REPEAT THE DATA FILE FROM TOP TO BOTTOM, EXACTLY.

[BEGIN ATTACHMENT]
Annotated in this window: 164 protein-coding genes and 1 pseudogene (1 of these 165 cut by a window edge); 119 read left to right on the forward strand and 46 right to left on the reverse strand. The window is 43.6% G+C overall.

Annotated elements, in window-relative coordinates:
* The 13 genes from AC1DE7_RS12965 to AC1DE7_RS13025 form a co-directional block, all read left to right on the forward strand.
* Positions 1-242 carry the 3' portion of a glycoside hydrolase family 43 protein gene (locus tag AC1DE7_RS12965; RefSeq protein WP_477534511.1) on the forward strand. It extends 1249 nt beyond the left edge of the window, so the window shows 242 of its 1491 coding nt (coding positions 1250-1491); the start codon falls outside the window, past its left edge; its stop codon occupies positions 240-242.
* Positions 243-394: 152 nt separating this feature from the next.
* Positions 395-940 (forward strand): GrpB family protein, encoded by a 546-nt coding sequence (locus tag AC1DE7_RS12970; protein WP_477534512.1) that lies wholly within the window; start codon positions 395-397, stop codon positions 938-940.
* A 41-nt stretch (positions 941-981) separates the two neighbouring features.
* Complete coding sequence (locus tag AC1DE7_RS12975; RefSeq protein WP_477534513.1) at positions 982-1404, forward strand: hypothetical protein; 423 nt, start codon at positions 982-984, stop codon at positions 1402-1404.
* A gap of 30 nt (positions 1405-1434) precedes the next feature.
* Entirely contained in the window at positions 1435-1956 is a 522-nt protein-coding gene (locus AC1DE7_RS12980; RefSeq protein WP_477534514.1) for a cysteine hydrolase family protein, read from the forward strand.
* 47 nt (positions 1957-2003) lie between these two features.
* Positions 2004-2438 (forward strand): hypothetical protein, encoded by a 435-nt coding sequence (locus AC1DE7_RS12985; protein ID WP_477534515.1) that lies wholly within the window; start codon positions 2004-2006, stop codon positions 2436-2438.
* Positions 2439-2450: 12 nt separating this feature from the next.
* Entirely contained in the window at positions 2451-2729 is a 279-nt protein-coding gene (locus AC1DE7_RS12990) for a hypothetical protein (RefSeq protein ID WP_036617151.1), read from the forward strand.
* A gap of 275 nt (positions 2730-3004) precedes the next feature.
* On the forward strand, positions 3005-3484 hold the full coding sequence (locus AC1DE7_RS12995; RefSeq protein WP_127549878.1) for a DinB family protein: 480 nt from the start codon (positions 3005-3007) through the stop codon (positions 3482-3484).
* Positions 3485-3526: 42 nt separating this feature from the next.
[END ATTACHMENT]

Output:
Annotated in this window: 164 protein-coding genes and 1 pseudogene (1 of these 165 cut by a window edge); 119 read left to right on the forward strand and 46 right to left on the reverse strand. The window is 43.6% G+C overall.

Annotated elements, in window-relative coordinates:
* The 13 genes from AC1DE7_RS12965 to AC1DE7_RS13025 form a co-directional block, all read left to right on the forward strand.
* Positions 1-242 carry the 3' portion of a glycoside hydrolase family 43 protein gene (locus tag AC1DE7_RS12965; RefSeq protein WP_477534511.1) on the forward strand. It extends 1249 nt beyond the left edge of the window, so the window shows 242 of its 1491 coding nt (coding positions 1250-1491); the start codon falls outside the window, past its left edge; its stop codon occupies positions 240-242.
* Positions 243-394: 152 nt separating this feature from the next.
* Positions 395-940 (forward strand): GrpB family protein, encoded by a 546-nt coding sequence (locus tag AC1DE7_RS12970; protein WP_477534512.1) that lies wholly within the window; start codon positions 395-397, stop codon positions 938-940.
* A 41-nt stretch (positions 941-981) separates the two neighbouring features.
* Complete coding sequence (locus tag AC1DE7_RS12975; RefSeq protein WP_477534513.1) at positions 982-1404, forward strand: hypothetical protein; 423 nt, start codon at positions 982-984, stop codon at positions 1402-1404.
* A gap of 30 nt (positions 1405-1434) precedes the next feature.
* Entirely contained in the window at positions 1435-1956 is a 522-nt protein-coding gene (locus AC1DE7_RS12980; RefSeq protein WP_477534514.1) for a cysteine hydrolase family protein, read from the forward strand.
* 47 nt (positions 1957-2003) lie between these two features.
* Positions 2004-2438 (forward strand): hypothetical protein, encoded by a 435-nt coding sequence (locus AC1DE7_RS12985; protein ID WP_477534515.1) that lies wholly within the window; start codon positions 2004-2006, stop codon positions 2436-2438.
* Positions 2439-2450: 12 nt separating this feature from the next.
* Entirely contained in the window at positions 2451-2729 is a 279-nt protein-coding gene (locus AC1DE7_RS12990) for a hypothetical protein (RefSeq protein ID WP_036617151.1), read from the forward strand.
* A gap of 275 nt (positions 2730-3004) precedes the next feature.
* On the forward strand, positions 3005-3484 hold the full coding sequence (locus AC1DE7_RS12995; RefSeq protein WP_127549878.1) for a DinB family protein: 480 nt from the start codon (positions 3005-3007) through the stop codon (positions 3482-3484).
* Positions 3485-3526: 42 nt separating this feature from the next.